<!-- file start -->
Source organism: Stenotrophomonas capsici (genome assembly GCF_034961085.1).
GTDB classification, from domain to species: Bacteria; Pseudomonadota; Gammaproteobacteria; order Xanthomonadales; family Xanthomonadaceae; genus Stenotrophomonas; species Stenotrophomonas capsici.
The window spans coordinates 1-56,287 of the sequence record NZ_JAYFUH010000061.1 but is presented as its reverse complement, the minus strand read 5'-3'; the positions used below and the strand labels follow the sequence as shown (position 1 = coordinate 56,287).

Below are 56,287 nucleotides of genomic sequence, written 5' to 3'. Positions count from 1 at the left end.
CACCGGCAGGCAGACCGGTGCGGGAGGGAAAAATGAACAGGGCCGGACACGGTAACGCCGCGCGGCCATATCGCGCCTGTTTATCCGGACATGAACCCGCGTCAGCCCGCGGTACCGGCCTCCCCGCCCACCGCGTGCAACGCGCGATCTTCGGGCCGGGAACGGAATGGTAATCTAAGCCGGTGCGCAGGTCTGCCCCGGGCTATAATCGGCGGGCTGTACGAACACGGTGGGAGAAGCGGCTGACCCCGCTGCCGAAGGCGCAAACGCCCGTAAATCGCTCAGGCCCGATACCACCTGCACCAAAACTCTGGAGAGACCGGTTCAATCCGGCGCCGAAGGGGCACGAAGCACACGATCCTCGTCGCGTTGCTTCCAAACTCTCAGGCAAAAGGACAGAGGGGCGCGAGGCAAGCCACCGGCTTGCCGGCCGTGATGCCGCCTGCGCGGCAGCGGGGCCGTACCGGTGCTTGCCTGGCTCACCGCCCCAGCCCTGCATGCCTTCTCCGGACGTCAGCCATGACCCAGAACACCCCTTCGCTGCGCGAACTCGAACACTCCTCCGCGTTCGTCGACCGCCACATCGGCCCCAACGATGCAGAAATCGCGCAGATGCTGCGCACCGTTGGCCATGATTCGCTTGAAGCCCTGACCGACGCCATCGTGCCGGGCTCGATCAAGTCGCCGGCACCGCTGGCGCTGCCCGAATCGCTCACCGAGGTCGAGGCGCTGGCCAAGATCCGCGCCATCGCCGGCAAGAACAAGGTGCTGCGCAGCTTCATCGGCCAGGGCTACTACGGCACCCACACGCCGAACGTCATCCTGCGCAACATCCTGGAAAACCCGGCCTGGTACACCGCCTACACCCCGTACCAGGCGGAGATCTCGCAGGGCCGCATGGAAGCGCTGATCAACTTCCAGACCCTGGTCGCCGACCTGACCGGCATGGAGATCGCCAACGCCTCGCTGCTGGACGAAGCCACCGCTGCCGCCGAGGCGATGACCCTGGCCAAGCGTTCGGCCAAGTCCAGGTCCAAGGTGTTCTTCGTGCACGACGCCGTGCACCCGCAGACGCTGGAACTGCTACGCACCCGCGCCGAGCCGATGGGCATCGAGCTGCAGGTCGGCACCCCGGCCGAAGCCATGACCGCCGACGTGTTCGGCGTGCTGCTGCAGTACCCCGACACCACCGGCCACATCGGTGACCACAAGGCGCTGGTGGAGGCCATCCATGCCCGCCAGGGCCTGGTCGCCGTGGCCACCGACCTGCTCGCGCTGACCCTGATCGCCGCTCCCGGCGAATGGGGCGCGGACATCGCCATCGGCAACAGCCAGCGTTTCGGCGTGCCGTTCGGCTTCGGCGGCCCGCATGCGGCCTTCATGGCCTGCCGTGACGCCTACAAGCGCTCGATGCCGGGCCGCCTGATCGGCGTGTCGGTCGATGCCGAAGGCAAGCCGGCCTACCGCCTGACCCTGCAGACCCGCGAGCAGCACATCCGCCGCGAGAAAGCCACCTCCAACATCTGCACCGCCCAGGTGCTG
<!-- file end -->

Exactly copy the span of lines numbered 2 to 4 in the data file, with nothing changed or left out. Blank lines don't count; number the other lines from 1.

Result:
GTDB classification, from domain to species: Bacteria; Pseudomonadota; Gammaproteobacteria; order Xanthomonadales; family Xanthomonadaceae; genus Stenotrophomonas; species Stenotrophomonas capsici.
The window spans coordinates 1-56,287 of the sequence record NZ_JAYFUH010000061.1 but is presented as its reverse complement, the minus strand read 5'-3'; the positions used below and the strand labels follow the sequence as shown (position 1 = coordinate 56,287).

Below are 56,287 nucleotides of genomic sequence, written 5' to 3'. Positions count from 1 at the left end.